God cannot lie or deceive, because God is God. Robert Holkot, a 14th century Dominican theologian, popular in his day, now unjustly neglected, suggested there were any number of places in the Bible where God deceived demons, sinners and even the faithful. He deceived Abraham, father of the Jewish people, when he ordered him to sacrifice his son Isaac, only to revoke that order at the last moment, as Abraham held the knife over his rope-bound and trembling son.
For Calvin, this bit of scripture was particularly powerful. Ever since Augustine, theologians had sought to absolve God from whatever evil might be laid at his feet by invoking a distinction between what God wills and what God permits. God does not will evil things to happen, he merely allows them to happen.
No good here, Calvin would retort, because scripture states that God does much more than merely allow the Devil to lie to Ahab. God might well never lie, Calvin concludes with palpable frustration, but how this is so is forever beyond our comprehension. Historians often miss this sort of theological backpedalling because it almost always takes place off the philosophical stage, so to speak, not in theological treatises but in commentaries on the Bible, in sermons and in letters, especially when those commentaries, sermons and letters concern the life of Christ.
Why, after all, did God need to send his only son to redeem mankind? And why did Christ conceal his divinity, appearing on Earth not as God, but as the man Jesus? Making a bad deal seem good, he promised them that contrary to what God had told them, they would not die if they ate the fruit, that they would be like God himself.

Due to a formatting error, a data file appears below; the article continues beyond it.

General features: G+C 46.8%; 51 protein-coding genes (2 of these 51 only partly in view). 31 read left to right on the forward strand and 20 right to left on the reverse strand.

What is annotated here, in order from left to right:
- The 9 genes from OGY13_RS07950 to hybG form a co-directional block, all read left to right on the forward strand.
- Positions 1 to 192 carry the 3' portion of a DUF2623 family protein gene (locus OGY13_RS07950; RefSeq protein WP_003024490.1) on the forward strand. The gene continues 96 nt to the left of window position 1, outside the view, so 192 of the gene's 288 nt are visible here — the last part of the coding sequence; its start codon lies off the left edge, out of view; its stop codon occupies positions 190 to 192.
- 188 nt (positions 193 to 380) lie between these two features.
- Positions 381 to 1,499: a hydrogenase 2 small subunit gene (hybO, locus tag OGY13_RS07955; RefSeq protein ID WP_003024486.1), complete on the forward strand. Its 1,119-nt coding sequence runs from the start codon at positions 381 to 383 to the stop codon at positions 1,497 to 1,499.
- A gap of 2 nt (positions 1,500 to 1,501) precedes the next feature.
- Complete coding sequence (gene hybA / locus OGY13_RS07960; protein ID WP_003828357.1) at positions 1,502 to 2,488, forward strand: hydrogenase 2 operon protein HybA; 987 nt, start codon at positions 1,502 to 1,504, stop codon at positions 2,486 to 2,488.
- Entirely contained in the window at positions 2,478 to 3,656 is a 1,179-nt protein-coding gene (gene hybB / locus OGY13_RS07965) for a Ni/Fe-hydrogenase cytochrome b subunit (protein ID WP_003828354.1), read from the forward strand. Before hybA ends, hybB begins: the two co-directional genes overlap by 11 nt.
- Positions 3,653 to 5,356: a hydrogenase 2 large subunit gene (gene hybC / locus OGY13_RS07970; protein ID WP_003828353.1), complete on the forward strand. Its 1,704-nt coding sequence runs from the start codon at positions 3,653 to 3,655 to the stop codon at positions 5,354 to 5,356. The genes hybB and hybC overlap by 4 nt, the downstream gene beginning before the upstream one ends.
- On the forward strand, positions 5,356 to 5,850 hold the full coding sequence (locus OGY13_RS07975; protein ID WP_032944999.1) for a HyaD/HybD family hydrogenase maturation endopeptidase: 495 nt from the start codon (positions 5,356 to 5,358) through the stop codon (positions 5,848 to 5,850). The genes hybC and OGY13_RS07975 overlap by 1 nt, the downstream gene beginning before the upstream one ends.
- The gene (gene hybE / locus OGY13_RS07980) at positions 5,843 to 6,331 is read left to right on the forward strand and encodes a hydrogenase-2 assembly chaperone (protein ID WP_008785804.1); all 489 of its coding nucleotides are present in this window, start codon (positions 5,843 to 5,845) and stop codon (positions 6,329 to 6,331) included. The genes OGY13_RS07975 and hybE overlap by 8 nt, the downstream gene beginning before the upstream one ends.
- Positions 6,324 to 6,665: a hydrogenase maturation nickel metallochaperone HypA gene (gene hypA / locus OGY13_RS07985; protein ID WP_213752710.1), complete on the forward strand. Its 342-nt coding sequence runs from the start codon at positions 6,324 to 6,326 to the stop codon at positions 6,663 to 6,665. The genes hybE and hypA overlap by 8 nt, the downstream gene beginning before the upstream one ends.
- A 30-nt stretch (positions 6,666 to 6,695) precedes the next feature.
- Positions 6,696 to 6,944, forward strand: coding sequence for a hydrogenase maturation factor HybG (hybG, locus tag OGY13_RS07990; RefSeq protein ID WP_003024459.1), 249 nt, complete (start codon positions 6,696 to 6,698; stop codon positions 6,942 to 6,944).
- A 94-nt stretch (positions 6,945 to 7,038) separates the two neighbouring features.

To undo this tangle of despair, Gregory argues, God decided it would be best to deal with the Devil much as the Devil had dealt with Adam and Eve. The Devil had disguised himself as a serpent, so God disguises himself as a sinless man, the only sinless man in the world, a man whose virtuous purity is worth more than every other sinful person combined. And so, much like the Devil, God makes a bad deal sound good as he tempts the Devil to overreach, to crucify the innocent Jesus and, in so doing, to lose his grip on all of humanity.
Of course, the Devil would act in so foolhardy a fashion only if he failed to recognise that Jesus is Christ. It was an odd state of affairs, one that was never fully resolved.
source url S ubsequent theologians would add layers of nuance to this devious divine plot. He offers up a variety of reasons — boys need father figures and turn-of-the-millennium Jews would not have looked too favourably on an unwed mother. The 13th century Franciscan theologian Bonaventure argued that the Devil was like an evil and cunning sophist, Christ a virtuous and prudent orator.